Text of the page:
• [0024]
    In order for the relay 18 to be in the proper first or second state, the adapter can be configured to identify the signals received from the cable 70 as being from either the vehicle 94 or the computer network 84 and then control the state of the relay 18 accordingly. More specifically, the receptacle 16 can be configured so as to recognize or identify received signals as being either vehicle signals or computer signals. As previously described, the vehicle signals can include a vehicle power signal and a vehicle data signal; and the computer signals can include a computer power signal and a computer data signal. The receptacle can be configured to receive power signals of variable polarity, for example, the vehicle power signal can have polarity opposite to the polarity of the computer power signal. Referring again to FIG. 3, the receptacle 16 can include two pin receptacles to receive the power signal. The receptacle 16 can have a power pin receptacle 26 and a ground pin receptacle 28. The power pin receptacle 26 can be configured to receive the battery or voltage signal from the vehicle power source 96, and the ground pin receptacle 28 can be configured to receive the ground signal from the vehicle power source 96. To identify receipt of the computer signals, the receptacle 16 can be configured to receive the computer power signal having a polarity opposite or in reverse to that of the vehicle power signal. More specifically, the receptacle 16 can be configured so as to receive the voltage signal from the computer power source 86 at the ground pin receptacle 28 and receive the ground signal from the computer power source 86 at the power pin receptacle 26. The adapter can be further configured to utilize the opposite polarities between the power signals to control the state of the relay 18.
  • [0025]
    Referring back to FIG. 2, the adapter 10 can further include a rectifying device such as, for example, a diode 30 for regulating a power signal to energize and control the state of the relay 18. The diode 30 can be disposed between and coupled to the receptacle 16 and the relay 18. The diode 30 can be configured so as to limit the power signal flowing from the receptacle 16 to the relay 18. More specifically, the diode 30 can permit a power signal of a particular polarity to flow to the relay. For example, the diode 30 can permit only the computer power signal to flow from the receptacle 16 to the relay 18 so as to energize the relay 18 from, for example, the first state to the second state. Should a vehicle power signal be received at receptacle 16, the diode 30 can block the vehicle power signal from reaching the relay 18. Thus relay 18 would remain in the first state.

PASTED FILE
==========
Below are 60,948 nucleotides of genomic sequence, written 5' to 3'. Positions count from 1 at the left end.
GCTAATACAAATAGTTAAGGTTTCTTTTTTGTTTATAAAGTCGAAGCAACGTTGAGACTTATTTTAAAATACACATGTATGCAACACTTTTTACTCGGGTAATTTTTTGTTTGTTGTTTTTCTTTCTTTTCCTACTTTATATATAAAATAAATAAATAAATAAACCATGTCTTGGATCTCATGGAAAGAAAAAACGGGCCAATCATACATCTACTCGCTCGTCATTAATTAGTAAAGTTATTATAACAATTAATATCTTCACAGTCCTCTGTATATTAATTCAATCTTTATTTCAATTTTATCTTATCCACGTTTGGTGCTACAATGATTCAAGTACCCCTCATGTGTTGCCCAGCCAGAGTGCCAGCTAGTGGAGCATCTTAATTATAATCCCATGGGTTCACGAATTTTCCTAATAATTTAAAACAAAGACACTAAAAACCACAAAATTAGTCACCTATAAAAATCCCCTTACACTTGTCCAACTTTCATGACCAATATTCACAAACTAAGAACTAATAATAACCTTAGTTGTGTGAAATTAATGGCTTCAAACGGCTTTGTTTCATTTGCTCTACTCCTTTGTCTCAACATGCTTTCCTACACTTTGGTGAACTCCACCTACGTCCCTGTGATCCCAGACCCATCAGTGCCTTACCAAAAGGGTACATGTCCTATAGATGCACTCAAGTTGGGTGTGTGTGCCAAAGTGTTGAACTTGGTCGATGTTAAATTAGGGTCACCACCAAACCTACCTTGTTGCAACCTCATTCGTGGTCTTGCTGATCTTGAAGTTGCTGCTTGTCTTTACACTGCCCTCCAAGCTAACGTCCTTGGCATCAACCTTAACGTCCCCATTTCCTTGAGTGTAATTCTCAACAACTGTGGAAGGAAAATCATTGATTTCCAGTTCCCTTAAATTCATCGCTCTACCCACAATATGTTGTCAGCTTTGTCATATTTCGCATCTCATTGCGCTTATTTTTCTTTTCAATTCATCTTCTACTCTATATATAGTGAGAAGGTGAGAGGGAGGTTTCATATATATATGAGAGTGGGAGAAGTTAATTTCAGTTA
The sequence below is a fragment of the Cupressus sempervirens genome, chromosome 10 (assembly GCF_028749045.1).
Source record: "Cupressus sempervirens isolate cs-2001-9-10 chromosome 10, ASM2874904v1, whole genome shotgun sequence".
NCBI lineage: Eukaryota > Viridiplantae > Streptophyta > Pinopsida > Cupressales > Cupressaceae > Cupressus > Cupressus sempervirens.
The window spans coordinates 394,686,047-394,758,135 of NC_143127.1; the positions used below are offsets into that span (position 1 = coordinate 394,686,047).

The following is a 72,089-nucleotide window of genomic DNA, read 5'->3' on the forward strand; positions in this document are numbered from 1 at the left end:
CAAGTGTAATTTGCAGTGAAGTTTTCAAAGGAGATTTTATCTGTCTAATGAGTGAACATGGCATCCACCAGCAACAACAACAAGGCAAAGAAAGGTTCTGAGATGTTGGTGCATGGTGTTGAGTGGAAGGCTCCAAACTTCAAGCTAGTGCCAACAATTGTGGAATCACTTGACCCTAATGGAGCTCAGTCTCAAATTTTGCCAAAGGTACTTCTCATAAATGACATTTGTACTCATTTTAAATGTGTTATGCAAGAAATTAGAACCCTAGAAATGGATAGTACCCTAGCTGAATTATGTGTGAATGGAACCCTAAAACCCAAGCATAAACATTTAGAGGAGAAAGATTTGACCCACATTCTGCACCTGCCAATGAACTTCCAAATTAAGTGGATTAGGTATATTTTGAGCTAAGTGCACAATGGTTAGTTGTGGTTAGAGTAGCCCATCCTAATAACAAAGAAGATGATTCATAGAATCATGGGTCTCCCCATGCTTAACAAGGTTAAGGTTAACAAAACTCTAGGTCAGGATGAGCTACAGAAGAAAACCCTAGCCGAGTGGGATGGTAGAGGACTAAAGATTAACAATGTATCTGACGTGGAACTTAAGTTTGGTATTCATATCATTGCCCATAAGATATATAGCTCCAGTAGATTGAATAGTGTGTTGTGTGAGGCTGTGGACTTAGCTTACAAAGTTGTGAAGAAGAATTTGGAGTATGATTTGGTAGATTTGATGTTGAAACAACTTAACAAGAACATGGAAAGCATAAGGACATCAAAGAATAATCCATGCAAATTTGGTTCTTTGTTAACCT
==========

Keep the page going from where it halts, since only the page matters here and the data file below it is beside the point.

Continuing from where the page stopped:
• [0026]
    In operation, an embodiment of the adapter according to the present invention can operate in the following manner to properly relay vehicle and computer data signals carried by cable 70 to and from a VCI 50 and computer 60. The cable 70 can be connected to an OBD system 90 to carry vehicle data and vehicle power signals. The receptacle 16 receives the vehicle signals with the vehicle power signal being received at pin receptacles 26, 28 and the vehicle data signal being received at pin receptacle 24. The relay 18, being in a default first state, does not receive the vehicle power signal due to the diode 30 blocking or prohibiting the flow of the vehicle power signals. With the relay 18 remaining in the first state, the vehicle data signals can be relayed to, or alternatively from, the first port 12 for communication with the VCI 50.
  • [0027]
    The cable 70 can alternatively be connected to the docking station 80 for communication with the computer network 84. The cable 70 can carry computer signals including computer data and computer power signals. The receptacle 16 can receive the computer signals with the computer power signals received at pin receptacles 26, 28 and the computer data signal received at pin receptacle 24. The diode 30 can permit the flow of the computer power signal to flow to the relay 18 and energize the relay 18 from the first state to the second state. With the relay 18 in the second state the computer data signals can be relayed to or alternatively from the second port 14 for communication with the computer 60.
  • [0028]
    The power signals received by the adapter 10 can be used to provide power to both the VCI 50 and the computer 60. Each of VCI 50 and computer 60 can have different power requirements. Therefore the adapter 10 can be configured to condition the power signals accordingly. For example, the VCI 50 can require power to be provided having a polarity as provide by the vehicle power signal and ranging from about 30 Watts to about 80 Watts and more specifically from about 32 Watts to about 72 Watts. The computer 60 can require power having the same polarity as the VCI 50, but have a lower power requirement in conformance with an ISO specification. To ensure delivery of the power signals to the VCI 50 and the computer 60 with the proper polarity and the proper voltage and/or current, the adapter 10 can include another rectifying device such as, for example, a rectifier 22 in addition to a regulating device such as, for example, regulator 20.
  • [0029]